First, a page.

# Can the Plastic Moment be smaller than Elastic Moment?

• CallumTheMan
In summary, the conversation discusses the calculation of maximum moments for a beam and compares the increase between elastic and plastic moments. The beam is an I beam with specific dimensions and the homework equations are given. The attempt at a solution includes the calculation of section moduli and distances, with two errors found in the calculation of the elastic section modulus and the distance of the centroid for the plastic section modulus. The locations of the elastic and plastic neutral axes and the moment of inertia are correct.
CallumTheMan

## Homework Statement

Stress = 320 MPa
Max Elastic Moment = Stress*Z
Max Plastic Moment = Stress*S
Solve the maximum moments and compare the % increase

Beam is an I beam with dimensions: (b and d)
Top Flange = 25*10
web = 10*180
Bottom Flange = 200*8

see above

## The Attempt at a Solution

Ybar elastic = 63.3mm
Ybay plas = 30.5mm

Ix=1.687*10^7

Zx = 266501.107
S = 191868.75

S is lower than Zx and this makes the plastic M smaller than M elastic. How is that possible?

S= (25*10*162.5)+(10*157.5*67.5)+(22.5*10*11.25)+(200*8*26.5) this is the only value I had to manually generate without computer aid so there must be an error here?
Can't seem to find out what's going wrong.

CallumTheMan said:

## Homework Statement

Stress = 320 MPa
Max Elastic Moment = Stress*Z
Max Plastic Moment = Stress*S
Solve the maximum moments and compare the % increase

Beam is an I beam with dimensions: (b and d)
Top Flange = 25*10
web = 10*180
Bottom Flange = 200*8

see above

## The Attempt at a Solution

Ybar elastic = 63.3mm
Ybay plas = 30.5mm

Ix=1.687*10^7

Zx = 266501.107
S = 191868.75

S is lower than Zx and this makes the plastic M smaller than M elastic. How is that possible?

S= (25*10*162.5)+(10*157.5*67.5)+(22.5*10*11.25)+(200*8*26.5) this is the only value I had to manually generate without computer aid so there must be an error here?
Can't seem to find out what's going wrong.
You've actually got two errors here.

1. In the elastic regime, there are two section moduli for this beam, and you have calculated the greater SM of the two. Since this section is not symmetric about a horizontal axis, can you figure out the other SM for this beam?
2. In the calculation of the plastic SM, check the distance of the centroid of the upper web piece located above the plastic NA. I think there is a mistake here.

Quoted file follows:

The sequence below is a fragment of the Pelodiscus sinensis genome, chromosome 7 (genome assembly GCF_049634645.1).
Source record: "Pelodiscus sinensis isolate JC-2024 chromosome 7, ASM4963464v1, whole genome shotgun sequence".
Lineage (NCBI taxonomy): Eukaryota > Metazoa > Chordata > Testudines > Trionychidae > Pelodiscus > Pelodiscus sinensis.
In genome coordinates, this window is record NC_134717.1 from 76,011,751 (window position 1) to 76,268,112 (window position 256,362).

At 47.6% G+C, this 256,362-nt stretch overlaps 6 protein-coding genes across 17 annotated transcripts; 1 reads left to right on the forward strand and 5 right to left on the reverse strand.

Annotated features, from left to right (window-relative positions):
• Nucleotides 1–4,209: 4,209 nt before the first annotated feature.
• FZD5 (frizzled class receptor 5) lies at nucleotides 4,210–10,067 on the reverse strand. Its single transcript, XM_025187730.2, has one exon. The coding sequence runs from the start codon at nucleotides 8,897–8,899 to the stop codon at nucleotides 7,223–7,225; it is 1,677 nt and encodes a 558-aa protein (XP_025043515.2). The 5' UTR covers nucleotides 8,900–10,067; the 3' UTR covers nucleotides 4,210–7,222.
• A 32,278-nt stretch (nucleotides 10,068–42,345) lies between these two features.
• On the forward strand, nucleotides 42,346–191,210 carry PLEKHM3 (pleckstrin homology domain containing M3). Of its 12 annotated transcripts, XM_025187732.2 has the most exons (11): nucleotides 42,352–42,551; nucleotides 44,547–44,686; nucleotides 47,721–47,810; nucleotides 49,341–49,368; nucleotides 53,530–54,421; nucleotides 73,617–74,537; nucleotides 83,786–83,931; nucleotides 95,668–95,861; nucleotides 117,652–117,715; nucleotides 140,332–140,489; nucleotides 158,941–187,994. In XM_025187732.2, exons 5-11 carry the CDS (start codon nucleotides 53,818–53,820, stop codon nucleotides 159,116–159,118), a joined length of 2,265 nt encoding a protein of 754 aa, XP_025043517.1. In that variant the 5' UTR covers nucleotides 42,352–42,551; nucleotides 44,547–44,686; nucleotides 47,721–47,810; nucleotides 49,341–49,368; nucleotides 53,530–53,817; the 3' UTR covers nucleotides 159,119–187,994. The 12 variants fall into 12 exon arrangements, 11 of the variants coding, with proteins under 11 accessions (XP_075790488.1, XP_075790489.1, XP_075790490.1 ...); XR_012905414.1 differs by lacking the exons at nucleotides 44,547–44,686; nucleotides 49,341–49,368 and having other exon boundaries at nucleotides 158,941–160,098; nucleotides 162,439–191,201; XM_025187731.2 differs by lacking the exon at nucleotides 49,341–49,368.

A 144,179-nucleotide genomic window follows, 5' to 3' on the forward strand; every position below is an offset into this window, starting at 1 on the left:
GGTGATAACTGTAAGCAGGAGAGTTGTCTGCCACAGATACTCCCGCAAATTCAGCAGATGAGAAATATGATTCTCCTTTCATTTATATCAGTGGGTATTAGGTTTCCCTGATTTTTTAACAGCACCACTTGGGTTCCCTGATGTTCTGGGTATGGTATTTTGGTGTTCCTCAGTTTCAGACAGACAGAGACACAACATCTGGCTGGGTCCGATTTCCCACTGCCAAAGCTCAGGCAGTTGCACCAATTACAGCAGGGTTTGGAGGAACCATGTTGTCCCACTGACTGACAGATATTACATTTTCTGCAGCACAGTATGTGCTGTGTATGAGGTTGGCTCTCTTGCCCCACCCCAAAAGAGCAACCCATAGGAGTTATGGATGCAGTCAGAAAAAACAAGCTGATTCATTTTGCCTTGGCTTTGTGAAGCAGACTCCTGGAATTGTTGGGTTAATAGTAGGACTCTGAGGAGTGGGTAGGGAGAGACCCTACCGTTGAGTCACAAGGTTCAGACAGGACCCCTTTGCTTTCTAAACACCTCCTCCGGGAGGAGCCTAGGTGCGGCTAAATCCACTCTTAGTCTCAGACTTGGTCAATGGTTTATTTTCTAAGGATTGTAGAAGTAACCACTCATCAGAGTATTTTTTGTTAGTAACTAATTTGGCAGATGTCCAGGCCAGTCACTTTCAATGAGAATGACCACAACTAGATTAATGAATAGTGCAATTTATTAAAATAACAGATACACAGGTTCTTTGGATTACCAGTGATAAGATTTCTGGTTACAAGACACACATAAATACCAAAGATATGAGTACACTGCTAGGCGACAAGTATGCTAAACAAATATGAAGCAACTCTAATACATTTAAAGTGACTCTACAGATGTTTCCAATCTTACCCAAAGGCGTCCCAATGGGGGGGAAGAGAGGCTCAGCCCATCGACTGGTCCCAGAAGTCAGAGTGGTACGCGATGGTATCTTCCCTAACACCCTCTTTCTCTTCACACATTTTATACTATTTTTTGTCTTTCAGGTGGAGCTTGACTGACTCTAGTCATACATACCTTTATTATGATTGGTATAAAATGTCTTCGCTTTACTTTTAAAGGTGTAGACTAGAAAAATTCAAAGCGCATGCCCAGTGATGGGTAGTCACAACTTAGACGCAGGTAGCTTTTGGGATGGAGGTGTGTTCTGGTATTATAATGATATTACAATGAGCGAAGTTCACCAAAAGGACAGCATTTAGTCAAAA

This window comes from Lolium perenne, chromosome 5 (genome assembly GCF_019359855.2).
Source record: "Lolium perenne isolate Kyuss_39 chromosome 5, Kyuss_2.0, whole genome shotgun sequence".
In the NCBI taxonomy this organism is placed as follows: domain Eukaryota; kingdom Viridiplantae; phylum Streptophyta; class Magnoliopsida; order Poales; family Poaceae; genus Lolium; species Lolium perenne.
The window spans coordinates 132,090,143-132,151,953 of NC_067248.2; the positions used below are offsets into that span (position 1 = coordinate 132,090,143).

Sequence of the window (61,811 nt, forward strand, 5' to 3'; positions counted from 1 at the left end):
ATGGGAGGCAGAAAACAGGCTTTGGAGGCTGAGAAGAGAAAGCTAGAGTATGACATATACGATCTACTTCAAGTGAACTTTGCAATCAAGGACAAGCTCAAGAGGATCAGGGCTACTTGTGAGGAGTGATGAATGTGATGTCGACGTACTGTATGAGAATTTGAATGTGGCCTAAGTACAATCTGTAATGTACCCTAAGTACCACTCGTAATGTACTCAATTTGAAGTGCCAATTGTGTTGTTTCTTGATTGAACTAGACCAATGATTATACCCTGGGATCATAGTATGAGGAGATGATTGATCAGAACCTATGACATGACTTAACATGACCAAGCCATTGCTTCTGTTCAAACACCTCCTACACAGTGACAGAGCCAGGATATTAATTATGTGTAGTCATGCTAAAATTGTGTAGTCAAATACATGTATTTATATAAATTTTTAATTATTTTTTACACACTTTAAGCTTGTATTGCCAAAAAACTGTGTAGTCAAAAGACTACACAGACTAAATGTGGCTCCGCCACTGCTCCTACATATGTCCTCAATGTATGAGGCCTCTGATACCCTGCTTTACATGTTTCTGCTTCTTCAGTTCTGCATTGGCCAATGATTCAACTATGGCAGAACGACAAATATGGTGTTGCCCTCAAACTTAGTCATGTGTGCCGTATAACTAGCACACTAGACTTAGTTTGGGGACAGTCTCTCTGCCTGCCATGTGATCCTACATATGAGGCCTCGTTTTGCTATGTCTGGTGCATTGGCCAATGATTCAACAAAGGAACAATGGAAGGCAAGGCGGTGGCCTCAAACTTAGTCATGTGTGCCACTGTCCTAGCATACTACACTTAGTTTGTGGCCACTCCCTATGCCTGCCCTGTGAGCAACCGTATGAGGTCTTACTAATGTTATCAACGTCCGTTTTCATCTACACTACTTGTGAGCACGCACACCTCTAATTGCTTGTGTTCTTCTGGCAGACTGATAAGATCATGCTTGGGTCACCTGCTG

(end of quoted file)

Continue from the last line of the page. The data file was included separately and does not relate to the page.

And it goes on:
3. The location of the elastic NA, the plastic NA, and the MOI all check out.

## 1. Can the Plastic Moment be smaller than Elastic Moment?

The simple answer is yes, it is possible for the plastic moment to be smaller than the elastic moment. This occurs when the material being tested has not reached its yield point and therefore has not begun to exhibit plastic behavior.

## 2. What is the difference between Plastic Moment and Elastic Moment?

The plastic moment is the point at which a material undergoes irreversible deformation, while the elastic moment is the point at which the material begins to deform elastically. In other words, the plastic moment is the maximum amount of deformation a material can sustain before breaking, while the elastic moment is the point at which the material starts to change shape but can return to its original form when the load is removed.

## 3. Is it possible for the Plastic Moment to be greater than Elastic Moment?

Yes, it is possible for the plastic moment to be greater than the elastic moment. This occurs when a material is loaded beyond its elastic limit and begins to exhibit plastic behavior. In this case, the plastic moment will be greater than the elastic moment as the material can sustain more deformation before breaking.

## 4. What factors can affect the difference between Plastic Moment and Elastic Moment?

The difference between the plastic moment and elastic moment can depend on various factors such as the type of material, its physical properties, and the load being applied. For example, a material with high ductility will have a larger difference between the two moments compared to a more brittle material.

## 5. How is the Plastic Moment determined in a material?

The plastic moment in a material can be determined through experimentation and analysis. This involves subjecting the material to increasing loads until it reaches its yield point and exhibits plastic behavior. The maximum load and corresponding deformation at this point can be used to calculate the plastic moment of the material.